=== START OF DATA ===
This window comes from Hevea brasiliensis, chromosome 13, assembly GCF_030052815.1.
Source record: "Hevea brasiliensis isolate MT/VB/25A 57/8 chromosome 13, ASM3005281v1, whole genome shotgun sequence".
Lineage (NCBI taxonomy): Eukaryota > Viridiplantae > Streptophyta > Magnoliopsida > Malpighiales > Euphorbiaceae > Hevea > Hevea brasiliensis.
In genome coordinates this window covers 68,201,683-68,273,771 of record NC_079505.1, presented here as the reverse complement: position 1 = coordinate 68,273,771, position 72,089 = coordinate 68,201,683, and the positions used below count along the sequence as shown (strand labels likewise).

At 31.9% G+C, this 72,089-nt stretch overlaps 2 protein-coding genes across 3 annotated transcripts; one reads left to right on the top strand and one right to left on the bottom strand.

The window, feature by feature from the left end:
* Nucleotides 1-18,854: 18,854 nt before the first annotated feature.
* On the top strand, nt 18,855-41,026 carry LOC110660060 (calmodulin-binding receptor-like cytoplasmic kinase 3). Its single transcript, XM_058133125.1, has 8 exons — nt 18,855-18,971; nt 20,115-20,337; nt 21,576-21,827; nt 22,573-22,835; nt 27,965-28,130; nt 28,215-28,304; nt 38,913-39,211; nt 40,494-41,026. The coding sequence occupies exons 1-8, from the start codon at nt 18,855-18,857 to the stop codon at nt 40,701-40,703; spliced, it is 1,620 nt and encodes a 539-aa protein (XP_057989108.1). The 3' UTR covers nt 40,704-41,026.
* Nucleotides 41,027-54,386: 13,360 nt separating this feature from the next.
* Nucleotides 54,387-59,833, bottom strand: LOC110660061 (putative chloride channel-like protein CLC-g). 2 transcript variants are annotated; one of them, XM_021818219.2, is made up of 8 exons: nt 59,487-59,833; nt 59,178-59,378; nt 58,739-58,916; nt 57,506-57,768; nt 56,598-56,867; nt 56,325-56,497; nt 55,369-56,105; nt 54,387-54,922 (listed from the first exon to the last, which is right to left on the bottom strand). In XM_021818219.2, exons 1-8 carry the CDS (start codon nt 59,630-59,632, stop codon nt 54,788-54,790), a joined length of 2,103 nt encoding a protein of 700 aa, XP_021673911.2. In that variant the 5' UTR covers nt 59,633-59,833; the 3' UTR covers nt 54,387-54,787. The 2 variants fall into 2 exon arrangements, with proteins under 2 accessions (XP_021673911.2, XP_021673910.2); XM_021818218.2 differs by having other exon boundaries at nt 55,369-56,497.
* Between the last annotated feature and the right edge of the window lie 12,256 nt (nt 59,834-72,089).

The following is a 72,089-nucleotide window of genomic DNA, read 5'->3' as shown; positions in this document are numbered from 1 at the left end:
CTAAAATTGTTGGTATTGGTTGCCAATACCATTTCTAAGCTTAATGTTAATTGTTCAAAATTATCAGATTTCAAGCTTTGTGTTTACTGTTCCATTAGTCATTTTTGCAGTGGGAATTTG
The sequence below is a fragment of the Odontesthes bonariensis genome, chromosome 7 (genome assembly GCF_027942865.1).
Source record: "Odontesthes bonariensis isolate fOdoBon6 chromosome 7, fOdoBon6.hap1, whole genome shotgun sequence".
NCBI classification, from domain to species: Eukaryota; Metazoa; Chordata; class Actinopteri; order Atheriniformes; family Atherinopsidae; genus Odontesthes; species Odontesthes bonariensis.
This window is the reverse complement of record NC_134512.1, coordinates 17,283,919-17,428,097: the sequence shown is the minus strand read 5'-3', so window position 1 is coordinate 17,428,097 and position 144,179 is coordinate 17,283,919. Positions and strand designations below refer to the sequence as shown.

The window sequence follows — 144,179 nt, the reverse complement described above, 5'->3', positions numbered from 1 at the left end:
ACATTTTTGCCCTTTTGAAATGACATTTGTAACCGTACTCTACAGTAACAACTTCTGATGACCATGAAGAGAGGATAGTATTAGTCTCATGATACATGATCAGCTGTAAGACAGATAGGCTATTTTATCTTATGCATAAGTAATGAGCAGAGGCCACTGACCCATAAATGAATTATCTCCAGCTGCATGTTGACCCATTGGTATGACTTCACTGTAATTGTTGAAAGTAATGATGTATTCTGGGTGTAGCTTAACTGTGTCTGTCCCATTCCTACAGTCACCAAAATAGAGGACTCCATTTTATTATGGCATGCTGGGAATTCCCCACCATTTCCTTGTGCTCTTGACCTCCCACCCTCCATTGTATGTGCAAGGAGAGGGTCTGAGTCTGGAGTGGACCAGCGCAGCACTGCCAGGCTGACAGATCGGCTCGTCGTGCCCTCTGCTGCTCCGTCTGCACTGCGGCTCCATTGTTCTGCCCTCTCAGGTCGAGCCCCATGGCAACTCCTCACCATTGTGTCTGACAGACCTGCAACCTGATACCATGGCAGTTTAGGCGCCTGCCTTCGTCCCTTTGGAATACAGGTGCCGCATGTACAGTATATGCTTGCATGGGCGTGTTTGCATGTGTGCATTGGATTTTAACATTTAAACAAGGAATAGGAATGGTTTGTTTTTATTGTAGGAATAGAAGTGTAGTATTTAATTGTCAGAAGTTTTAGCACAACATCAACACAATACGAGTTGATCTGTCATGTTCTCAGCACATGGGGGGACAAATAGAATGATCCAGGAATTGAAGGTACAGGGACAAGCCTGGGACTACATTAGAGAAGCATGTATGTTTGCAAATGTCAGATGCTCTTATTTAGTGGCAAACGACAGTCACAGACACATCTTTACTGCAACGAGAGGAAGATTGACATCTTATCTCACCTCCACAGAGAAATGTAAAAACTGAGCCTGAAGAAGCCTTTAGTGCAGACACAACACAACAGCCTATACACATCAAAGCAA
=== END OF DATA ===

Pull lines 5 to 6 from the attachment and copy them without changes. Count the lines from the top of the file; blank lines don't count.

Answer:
At 31.9% G+C, this 72,089-nt stretch overlaps 2 protein-coding genes across 3 annotated transcripts; one reads left to right on the top strand and one right to left on the bottom strand.

The window, feature by feature from the left end: